The next stop on Tara’s journey will be the Porto Turistico in Ostia, at the mouth of the Tiber
Tara’s next stopover, from 12–14 September, will take place a few miles downriver from Rome. It will be accompanied by various events, including a scientific conference about the environment and life, named ‘On the waves of science’, and a press conference with speakers from EMBL Rome and Tara. There will also be outreach activities, such as group visits on board Tara, an opportunity to build a fluorescence microscope, and stalls with games and science-related activities.
“One of the main goals of EMBL during the stopover is to engage directly with Italian society,” says Philip Avner, Head of EMBL Rome. “The talks will be in Italian, for everyone who is interested. One of the goals we have is to open up to some of the universities in the Rome region. We want to show students what EMBL can offer them for their scientific career, be it in Rome, Heidelberg, or other EMBL sites.”
Pipetting on moving ground
One of the speakers at the scientific conference started her scientific career at EMBL Rome and also knows life on Tara very well. Bianca Silva from the École Polytechnique Fédérale de Lausanne (EPFL) was both a PhD student at EMBL Rome and part of Tara’s scientific crew for six weeks in 2011, during the Tara Oceans expedition.
During her PhD, Silva worked in the group of Cornelius Gross, researching the neuronal mechanisms that mediate fear. It was at this time that she heard about the Tara Oceans expedition. Being both a sailor and a scientist, Silva was very attracted to the idea of a sailboat going around the world to do research. It was a coincidence that finally brought her on board: during a visit by Gross to EMBL Heidelberg, a scientist who was meant to travel with Tara on the leg between San Diego and Panama broke a foot and was unable to go. “Cornelius was asked if he knew someone who could go instead,” says Silva. “He asked me and I said yes in a second.”
The six weeks Silva spent on Tara took her to a completely different area of biology: sampling plankton. Silva would help wherever she was needed, making use of her relatively unusual skill set: most scientists on board did not have much experience with sea voyages, and had difficulties with standing and walking on a moving floor. “I’m good at pipetting, because I’m a scientist, and I’m also good at standing on a boat, because I’m a sailor, says Silva, “so I could step in for the scientists who were seasick or having difficulties.”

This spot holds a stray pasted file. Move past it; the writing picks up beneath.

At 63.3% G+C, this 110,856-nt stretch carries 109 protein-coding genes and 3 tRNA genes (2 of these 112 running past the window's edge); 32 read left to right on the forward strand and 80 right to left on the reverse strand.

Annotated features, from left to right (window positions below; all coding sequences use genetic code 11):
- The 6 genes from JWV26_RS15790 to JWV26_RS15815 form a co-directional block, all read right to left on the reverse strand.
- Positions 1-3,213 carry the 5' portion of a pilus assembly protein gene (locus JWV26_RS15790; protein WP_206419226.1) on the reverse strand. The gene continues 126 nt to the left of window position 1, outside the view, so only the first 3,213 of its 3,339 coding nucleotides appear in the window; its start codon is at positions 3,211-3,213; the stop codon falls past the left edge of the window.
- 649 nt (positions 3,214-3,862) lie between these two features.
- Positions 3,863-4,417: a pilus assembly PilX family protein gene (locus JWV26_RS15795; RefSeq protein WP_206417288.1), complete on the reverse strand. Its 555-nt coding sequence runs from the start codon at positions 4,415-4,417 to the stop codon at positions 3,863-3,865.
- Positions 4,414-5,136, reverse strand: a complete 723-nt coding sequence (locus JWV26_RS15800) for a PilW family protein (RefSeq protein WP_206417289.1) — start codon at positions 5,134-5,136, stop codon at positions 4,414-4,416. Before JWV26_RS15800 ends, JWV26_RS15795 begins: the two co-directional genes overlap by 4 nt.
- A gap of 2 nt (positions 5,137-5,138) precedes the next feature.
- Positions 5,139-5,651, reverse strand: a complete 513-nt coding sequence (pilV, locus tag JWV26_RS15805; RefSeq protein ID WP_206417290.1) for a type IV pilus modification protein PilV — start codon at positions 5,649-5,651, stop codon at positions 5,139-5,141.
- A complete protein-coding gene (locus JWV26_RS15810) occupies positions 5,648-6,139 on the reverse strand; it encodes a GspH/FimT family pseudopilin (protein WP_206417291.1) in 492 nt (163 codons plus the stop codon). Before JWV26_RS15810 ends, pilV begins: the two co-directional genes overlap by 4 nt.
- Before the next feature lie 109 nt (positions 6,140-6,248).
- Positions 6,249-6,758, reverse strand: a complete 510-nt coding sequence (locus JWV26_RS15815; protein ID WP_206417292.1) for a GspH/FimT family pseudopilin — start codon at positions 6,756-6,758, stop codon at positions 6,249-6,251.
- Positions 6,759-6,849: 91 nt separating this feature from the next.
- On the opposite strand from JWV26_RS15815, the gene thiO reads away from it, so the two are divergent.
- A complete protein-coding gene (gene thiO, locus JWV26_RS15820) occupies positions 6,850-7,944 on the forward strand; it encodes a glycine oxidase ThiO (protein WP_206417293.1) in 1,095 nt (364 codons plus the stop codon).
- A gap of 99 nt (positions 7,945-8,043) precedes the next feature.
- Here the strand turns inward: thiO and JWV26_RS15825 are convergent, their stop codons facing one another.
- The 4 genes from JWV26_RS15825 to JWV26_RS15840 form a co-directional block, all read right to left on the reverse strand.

After finishing her PhD, Silva acquired a sailboat of her own and continued to work on a combination of sailing and research. This time, she was in contact with French information scientist Hervé Glotin, a specialist in bioacoustics who was recording underwater sounds across the Mediterranean. He managed to sample the coasts, but was missing many Mediterranean islands. He gave Silva a hydrophone and she collected the data he needed during a six-month voyage.
The human brain and its environment
While Tara is sampling microplastics around the European coastline during its current mission, much of the science done by EMBL Rome is focused on neurobiology. Avner explains that although the activities of Tara and EMBL Rome are not connected at first sight, environmental research has increasingly gained importance in other scientific fields, including neurobiology. “We’re obviously not involved directly in ocean research,” says Avner. “But in our work, we are very involved in looking at the relationship between brain activity and the environment. This interface between our environment and how we interact as social beings is a part of our portfolio that we want to highlight together with Tara.”
Understanding the environment is of crucial importance to better understand the brain: the most complicated biological human system, says Avner.
Neurological diseases have been increasing, something that can’t be explained just by the rising age of the human population. In neurobiological research, there are strong indications that diseases such as Alzheimer’s, Parkinson’s, and autism are not only caused by our genetic makeup, but also by environmental components that could act as a conditioner or trigger. “One way we imagine the environment affecting neurological functions is through epigenetics,” says Avner. “To understand the environmental effects on our brain is not only of great importance in terms of human health, but also in terms of general biological understanding.”
Joint events and the connection of seemingly very different fields, such as the work of EMBL Rome and Tara, will be very helpful in gaining a vaster and more detailed image of the world.